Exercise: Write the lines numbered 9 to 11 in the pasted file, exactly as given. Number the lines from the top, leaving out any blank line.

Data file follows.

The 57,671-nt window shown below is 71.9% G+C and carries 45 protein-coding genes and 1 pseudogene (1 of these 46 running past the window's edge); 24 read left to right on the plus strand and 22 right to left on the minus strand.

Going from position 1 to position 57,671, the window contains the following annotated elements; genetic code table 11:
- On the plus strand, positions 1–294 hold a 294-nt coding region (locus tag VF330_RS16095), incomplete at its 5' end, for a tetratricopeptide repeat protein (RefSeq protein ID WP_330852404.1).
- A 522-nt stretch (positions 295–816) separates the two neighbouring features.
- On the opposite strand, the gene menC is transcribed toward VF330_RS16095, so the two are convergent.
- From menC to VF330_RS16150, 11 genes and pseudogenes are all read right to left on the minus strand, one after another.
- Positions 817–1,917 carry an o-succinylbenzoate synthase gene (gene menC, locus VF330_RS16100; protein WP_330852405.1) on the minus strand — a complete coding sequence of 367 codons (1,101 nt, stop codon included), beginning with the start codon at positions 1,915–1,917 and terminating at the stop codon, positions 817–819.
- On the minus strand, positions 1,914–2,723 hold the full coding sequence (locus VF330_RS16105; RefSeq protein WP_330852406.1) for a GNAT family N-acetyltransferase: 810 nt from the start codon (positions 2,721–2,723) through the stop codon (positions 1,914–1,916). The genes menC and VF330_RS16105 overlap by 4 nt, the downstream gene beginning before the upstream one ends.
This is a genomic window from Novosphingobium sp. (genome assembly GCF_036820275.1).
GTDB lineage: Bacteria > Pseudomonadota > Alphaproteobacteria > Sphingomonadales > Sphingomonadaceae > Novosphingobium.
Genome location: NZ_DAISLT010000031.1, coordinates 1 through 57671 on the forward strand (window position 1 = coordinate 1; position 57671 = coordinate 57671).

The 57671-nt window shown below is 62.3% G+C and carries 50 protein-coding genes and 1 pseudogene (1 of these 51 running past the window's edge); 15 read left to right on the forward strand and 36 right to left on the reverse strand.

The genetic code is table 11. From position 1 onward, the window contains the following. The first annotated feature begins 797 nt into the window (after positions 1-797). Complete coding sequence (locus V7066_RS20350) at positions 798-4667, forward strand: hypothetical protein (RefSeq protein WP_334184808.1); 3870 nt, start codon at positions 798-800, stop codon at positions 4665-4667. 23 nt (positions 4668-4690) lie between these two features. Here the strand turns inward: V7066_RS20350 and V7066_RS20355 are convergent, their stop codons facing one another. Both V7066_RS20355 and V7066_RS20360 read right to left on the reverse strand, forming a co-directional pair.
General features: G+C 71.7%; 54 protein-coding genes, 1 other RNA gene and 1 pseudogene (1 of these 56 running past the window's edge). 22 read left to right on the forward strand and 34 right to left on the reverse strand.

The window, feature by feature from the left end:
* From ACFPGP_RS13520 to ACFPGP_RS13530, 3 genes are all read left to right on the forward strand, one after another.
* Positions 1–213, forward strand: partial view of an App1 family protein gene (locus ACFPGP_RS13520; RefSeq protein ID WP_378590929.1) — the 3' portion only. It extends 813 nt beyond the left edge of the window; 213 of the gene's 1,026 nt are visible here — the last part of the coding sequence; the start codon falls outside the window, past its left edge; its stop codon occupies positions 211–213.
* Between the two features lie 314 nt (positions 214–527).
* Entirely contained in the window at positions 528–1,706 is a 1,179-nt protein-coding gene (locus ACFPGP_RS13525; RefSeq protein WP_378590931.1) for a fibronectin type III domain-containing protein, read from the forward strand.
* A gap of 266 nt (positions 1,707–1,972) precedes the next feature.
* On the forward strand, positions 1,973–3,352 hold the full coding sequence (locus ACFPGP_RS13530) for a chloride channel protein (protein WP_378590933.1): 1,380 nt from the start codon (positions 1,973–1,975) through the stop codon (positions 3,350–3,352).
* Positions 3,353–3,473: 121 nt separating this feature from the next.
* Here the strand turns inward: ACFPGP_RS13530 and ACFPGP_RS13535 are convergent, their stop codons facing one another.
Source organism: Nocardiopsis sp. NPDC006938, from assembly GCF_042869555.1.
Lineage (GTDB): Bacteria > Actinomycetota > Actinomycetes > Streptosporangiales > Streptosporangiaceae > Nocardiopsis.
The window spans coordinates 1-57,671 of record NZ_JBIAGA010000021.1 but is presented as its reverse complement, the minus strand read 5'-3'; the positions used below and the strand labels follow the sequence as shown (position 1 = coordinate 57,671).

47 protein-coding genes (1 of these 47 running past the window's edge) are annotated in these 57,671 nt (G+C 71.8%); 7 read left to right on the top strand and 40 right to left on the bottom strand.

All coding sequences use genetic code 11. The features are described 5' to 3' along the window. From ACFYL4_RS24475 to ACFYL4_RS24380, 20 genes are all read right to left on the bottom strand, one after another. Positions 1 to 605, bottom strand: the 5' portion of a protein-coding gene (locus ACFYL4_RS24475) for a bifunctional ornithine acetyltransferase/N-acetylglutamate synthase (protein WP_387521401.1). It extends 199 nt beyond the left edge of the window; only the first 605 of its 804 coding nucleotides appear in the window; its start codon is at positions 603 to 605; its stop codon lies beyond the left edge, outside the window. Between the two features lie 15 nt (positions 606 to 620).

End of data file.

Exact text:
This is a genomic window from Novosphingobium sp. (genome assembly GCF_036820275.1).
GTDB lineage: Bacteria > Pseudomonadota > Alphaproteobacteria > Sphingomonadales > Sphingomonadaceae > Novosphingobium.
Genome location: NZ_DAISLT010000031.1, coordinates 1 through 57671 on the forward strand (window position 1 = coordinate 1; position 57671 = coordinate 57671).